Dr Lucy Goundry, Nuffield Health’s Medical Director, said: ‘For the first time, our clinical results show how holidays helped these couples reduce their blood pressure, improve their sleep and manage their stress levels better. ‘These results clearly demonstrate that on holiday our ability to physically cope with stress improves. ‘I urge everyone to ensure they plan their holidays carefully. Working hard is important but so is taking time to rest and recuperate.’  Corinne Usher, Consultant Clinical Psychologist, said: ‘The reported benefits of holidays are short lived and only last a couple of weeks at most. The greatest happiness appears to come from planning and anticipating a break. Given the short lived nature of benefits, some researchers have suggested it might be helpful to think in terms of taking more frequent short term breaks.

Did you notice, I said ‘break’? Not surprisingly, there is a difference between taking a holiday and taking a break.’ The test supported results from The Framingham Study published in the American Journal of Epidemiology in 1991.It discovered that female homemakers who took a holiday every six years or even less doubled their risk of developing heart attacks or having a fatal heart problem. This was compared to those who took time out at least twice a year.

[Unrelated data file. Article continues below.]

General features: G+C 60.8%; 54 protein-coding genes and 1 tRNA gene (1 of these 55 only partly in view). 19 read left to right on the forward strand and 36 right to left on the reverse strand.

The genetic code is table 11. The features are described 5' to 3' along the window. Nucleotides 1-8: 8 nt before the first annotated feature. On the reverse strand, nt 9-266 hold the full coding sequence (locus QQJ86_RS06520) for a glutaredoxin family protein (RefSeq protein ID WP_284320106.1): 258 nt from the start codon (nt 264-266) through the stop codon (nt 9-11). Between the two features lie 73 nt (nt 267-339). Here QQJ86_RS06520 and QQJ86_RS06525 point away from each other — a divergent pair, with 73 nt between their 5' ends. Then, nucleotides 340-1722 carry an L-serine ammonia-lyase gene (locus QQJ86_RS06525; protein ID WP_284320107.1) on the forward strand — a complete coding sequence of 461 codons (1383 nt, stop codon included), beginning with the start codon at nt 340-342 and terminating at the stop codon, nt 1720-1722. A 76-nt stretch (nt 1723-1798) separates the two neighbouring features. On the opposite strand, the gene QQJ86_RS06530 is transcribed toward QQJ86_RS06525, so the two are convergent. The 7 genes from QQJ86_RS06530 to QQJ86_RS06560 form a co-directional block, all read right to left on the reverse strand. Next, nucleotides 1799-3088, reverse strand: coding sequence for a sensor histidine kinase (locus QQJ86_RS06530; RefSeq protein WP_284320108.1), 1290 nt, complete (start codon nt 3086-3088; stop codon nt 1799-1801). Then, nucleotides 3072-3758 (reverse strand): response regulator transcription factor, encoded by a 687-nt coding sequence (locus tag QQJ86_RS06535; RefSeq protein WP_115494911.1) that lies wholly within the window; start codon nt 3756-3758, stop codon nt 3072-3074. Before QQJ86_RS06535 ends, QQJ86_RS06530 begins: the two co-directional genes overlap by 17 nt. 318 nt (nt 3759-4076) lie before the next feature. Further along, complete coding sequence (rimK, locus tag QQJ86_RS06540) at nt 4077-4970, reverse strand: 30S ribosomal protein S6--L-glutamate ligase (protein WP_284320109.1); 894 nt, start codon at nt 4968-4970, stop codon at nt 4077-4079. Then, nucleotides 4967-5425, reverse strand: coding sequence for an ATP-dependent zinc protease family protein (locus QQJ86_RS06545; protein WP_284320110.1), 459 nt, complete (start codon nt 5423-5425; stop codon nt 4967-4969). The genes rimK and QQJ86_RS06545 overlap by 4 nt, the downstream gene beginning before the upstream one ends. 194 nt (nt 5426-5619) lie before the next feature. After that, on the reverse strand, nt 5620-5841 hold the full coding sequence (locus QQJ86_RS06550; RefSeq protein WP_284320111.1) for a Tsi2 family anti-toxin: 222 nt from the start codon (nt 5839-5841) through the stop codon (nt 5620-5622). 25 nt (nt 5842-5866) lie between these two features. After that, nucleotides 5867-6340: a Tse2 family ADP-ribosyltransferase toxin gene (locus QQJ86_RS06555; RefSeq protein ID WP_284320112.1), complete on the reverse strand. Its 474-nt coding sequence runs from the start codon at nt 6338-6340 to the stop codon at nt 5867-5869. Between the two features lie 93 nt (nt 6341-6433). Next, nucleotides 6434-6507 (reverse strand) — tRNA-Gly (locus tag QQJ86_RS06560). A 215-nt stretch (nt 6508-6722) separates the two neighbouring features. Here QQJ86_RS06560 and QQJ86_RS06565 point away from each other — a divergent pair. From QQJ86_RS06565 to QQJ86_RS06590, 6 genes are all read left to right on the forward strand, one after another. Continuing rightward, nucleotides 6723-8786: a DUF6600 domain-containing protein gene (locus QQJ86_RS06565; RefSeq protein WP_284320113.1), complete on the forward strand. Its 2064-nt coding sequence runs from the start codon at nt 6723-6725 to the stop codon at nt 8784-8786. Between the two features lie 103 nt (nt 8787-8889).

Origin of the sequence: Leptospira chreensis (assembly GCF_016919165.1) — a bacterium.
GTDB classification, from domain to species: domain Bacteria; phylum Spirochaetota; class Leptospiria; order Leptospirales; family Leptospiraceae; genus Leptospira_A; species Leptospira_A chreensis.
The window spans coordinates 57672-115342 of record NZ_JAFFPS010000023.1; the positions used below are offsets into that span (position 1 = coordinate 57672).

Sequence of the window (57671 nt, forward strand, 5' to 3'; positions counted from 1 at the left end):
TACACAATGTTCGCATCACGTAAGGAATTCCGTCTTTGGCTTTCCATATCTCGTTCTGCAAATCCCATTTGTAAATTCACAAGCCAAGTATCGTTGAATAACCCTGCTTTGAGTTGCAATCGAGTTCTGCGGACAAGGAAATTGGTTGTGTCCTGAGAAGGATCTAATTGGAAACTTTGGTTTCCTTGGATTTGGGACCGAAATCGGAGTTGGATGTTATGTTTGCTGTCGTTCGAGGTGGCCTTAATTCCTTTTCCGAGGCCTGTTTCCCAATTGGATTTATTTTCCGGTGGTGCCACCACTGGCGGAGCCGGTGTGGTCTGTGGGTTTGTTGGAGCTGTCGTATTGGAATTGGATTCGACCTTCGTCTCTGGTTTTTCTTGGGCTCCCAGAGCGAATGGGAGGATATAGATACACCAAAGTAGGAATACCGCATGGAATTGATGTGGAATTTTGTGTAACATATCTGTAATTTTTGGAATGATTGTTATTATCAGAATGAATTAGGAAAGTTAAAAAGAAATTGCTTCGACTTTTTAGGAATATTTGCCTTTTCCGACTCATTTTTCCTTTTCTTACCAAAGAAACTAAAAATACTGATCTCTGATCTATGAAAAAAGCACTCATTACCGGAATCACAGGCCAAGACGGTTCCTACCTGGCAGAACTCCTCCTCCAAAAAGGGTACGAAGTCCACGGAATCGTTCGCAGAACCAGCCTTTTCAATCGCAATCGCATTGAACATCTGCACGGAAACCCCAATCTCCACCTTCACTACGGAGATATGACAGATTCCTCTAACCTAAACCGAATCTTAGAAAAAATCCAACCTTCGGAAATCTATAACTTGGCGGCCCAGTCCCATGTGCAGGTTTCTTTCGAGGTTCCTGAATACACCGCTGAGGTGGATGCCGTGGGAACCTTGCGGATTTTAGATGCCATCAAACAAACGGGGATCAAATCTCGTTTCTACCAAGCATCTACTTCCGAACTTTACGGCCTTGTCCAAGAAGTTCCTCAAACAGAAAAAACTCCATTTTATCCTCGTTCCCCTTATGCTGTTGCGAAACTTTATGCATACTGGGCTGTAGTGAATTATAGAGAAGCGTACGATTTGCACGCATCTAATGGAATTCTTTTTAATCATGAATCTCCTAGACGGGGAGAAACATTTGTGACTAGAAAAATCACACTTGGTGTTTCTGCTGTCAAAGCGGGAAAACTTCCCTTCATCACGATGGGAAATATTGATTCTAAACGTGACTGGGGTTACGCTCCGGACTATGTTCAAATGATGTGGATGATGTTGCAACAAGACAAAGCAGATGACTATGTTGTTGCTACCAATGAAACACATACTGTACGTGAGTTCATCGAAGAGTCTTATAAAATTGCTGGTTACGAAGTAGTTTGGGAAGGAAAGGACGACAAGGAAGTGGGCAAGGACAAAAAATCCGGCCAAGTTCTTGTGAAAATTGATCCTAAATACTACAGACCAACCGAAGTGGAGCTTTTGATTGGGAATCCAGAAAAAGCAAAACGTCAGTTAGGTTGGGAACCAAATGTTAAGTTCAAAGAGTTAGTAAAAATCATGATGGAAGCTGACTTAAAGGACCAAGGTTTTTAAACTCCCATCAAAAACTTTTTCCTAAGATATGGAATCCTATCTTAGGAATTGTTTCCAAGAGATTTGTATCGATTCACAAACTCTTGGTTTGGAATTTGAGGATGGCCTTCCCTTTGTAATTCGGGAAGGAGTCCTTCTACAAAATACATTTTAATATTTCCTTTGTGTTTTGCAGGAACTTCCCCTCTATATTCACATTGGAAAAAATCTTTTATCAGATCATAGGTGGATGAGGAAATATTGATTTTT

The test analysed women’s lifestyle based on data started in 1948, considering physical factors and including lifestyle choices such as their attitude toward children, money and travel. Speaking to ABC News, primary care physician Natasha Withers from One Medical Group in New York said: ‘Rest, relaxation, and stress reduction are very important for people’s well-being and health. This can be accomplished through daily activities, such as exercise and meditation, but vacation is an important part of this as well.’  She listed a decreased risk of heart disease and improved reaction times as some of the benefits from taking some time off.  The effect on your mind

Not taking enough time off is not good for your career prospects, says one expert.

Corinne Usher, who managed and led NHS mental health psychological services in Buckinghamshire for 20 years, said to MailOnline: ‘Not taking our full annual leave entitlement can lead to people feeling resentful towards colleagues in the workplace, and more likely to make mistakes.’